This week’s contributions from Bruce Hammonds:

Project-Based Learning vs. Problem-Based Learning vs. X-BL

Project based learning and problem based learning – how different are they?

“The term “project learning” derives from the work of John Dewey and dates back to William Kilpatrick, who first used the term in 1918. At BIE, we see project-based learning as a broad category which, as long as there is an extended “project” at the heart of it, could take several forms.”

Special Topic / “Best Practice”—The Enemy of Better Teaching

‘Research and practical experience suggest that focusing on continual improvement of teaching is more effective than imitating best practices.

The term best practice is widely used in education by practitioners, researchers, politicians, and product advocates. “We believe in using best practices.” “Our teachers need more access to best practices.” “Our product is based on best practices.” These claims sound good, except there’s no consensus on what practices are “best.”’

Methods that Matter: Six Structures for Best Practice Classrooms

And in contrast ‘Teaching Best Practices’ – a readings study guide for an excellent book.

“Methods that Matter argues passionately that teaching does matter and that the methods teachers employ not only affect student achievement but also condition the quality of human relationships in the classroom—and beyond.”

Teaching Best Practices – a book in line with creative teaching in contrast to most current ‘best practice’.

Bruce’s latest blog posting:

“This is, as mentioned, a very practical book based around the world of ‘real’ experts – classrooms teachers who develop their programmes around their students experience and expression. For schools who want to develop personalised authentic teaching this is a book that will help them to develop quality learning that will be hard to criticize.”

From Bruce’s ‘goldie oldies’ file:

The learning brain

An oldie, referencing Guy Claxton:

“Although the structure and how the brain works are interesting to learn about what is more important is to consider how we can create the conditions, or the environment, to ensure we develop all the potential that lies within each individual brain. The brain is now seen as a open system that is continually learning, for better or worse, through continual feedback. And, to make teaching challenging, no two brains are alike.”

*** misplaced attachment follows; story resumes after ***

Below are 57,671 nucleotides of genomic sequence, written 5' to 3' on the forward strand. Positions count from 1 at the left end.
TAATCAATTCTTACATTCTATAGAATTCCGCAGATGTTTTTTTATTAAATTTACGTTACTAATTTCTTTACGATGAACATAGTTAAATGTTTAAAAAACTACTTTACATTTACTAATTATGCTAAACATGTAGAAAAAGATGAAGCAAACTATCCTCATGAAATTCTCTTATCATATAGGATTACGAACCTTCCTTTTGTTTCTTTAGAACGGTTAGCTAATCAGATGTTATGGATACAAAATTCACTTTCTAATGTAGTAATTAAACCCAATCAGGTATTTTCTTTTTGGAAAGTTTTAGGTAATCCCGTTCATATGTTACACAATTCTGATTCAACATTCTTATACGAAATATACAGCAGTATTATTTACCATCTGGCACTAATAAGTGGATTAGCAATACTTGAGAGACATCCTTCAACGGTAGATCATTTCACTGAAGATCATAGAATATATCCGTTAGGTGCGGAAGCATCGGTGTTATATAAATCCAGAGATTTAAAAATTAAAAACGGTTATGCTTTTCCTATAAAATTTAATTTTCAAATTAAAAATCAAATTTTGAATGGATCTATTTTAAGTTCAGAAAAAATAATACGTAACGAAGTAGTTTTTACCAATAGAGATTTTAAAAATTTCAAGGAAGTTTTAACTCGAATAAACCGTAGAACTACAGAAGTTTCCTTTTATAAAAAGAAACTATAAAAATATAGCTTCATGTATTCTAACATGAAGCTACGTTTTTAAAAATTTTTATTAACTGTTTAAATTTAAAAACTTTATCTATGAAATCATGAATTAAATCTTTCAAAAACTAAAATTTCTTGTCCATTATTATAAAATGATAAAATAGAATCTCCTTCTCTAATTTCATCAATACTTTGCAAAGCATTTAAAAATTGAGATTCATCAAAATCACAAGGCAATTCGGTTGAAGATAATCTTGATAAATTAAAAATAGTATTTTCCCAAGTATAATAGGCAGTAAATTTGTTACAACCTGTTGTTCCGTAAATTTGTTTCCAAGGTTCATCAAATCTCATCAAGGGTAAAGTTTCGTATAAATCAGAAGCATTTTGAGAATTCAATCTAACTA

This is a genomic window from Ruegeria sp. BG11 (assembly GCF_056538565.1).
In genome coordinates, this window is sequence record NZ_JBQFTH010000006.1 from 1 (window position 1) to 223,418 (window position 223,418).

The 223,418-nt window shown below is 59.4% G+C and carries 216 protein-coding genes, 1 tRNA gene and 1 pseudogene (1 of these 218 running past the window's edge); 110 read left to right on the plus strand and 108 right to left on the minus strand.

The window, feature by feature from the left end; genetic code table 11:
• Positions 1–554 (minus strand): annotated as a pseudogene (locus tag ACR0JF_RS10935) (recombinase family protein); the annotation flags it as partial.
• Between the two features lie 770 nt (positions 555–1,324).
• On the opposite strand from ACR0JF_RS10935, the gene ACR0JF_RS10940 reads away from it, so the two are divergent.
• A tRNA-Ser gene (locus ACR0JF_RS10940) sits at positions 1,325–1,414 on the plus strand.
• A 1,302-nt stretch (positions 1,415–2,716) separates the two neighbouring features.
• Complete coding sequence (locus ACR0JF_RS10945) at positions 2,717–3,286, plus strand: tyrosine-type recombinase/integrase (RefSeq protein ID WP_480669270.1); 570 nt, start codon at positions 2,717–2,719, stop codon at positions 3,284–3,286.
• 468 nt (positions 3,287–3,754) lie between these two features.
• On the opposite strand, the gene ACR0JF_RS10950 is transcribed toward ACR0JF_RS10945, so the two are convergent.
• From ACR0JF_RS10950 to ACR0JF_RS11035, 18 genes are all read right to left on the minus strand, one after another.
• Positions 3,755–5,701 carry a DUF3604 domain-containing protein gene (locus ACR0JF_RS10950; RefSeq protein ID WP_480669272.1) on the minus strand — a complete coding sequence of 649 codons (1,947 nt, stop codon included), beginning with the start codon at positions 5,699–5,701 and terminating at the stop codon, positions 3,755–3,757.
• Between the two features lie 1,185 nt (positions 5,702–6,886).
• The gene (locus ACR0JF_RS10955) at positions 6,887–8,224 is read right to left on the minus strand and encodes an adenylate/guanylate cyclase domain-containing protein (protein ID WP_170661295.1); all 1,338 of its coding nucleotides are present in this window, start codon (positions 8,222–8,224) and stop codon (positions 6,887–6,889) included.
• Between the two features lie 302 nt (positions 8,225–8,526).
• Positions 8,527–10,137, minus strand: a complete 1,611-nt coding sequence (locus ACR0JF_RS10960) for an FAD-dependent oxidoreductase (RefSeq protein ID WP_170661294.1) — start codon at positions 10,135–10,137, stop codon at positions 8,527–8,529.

Do leaders prefer ‘dogs’?

“The dog is usually the first to get lots of affectionate attention. When questioned why, the reply is, ‘the dog is always so happy to see me’, ‘the dog never talks back’.In other words the dog is a ‘suck up’. 

It seems if we aren’t careful we can treat people at work like dogs by rewarding those who heap unthinking admiration upon us. In return people learn to ‘suck up’ to us.”

Too much reliance on ‘experts’ and not enough common sense

Too much reliance on ‘experts’?

“It seems that teachers respect what real people, like themselves, do in classrooms. All too often today’s facilitators are presenting ideas designed by a distant group of ‘experts’ who have long since forgotten the white heat and creative confusion that teaching all too often is. They even imagine teachers would sit down plan how they will teach whatever, and will have time to calmly evaluate it. This is without even considering first, that whatever little bits they are recording, are actually worth the time to do so.”

Together principals can do it

“Principals have been too passive the past decades busying themselves with complying with demands placed on them from those on high. In this process they have become stressed out, not sure what is expected, and this is exacerbated by the Ministry continually adding new requirements.It is time they added their collective voices to the debate and this is easiest done by groups of courageous principals, defining what is important, and sharing it with others. And what they decide ought to focus on the needs of their students and communities and not the whims of politicians.”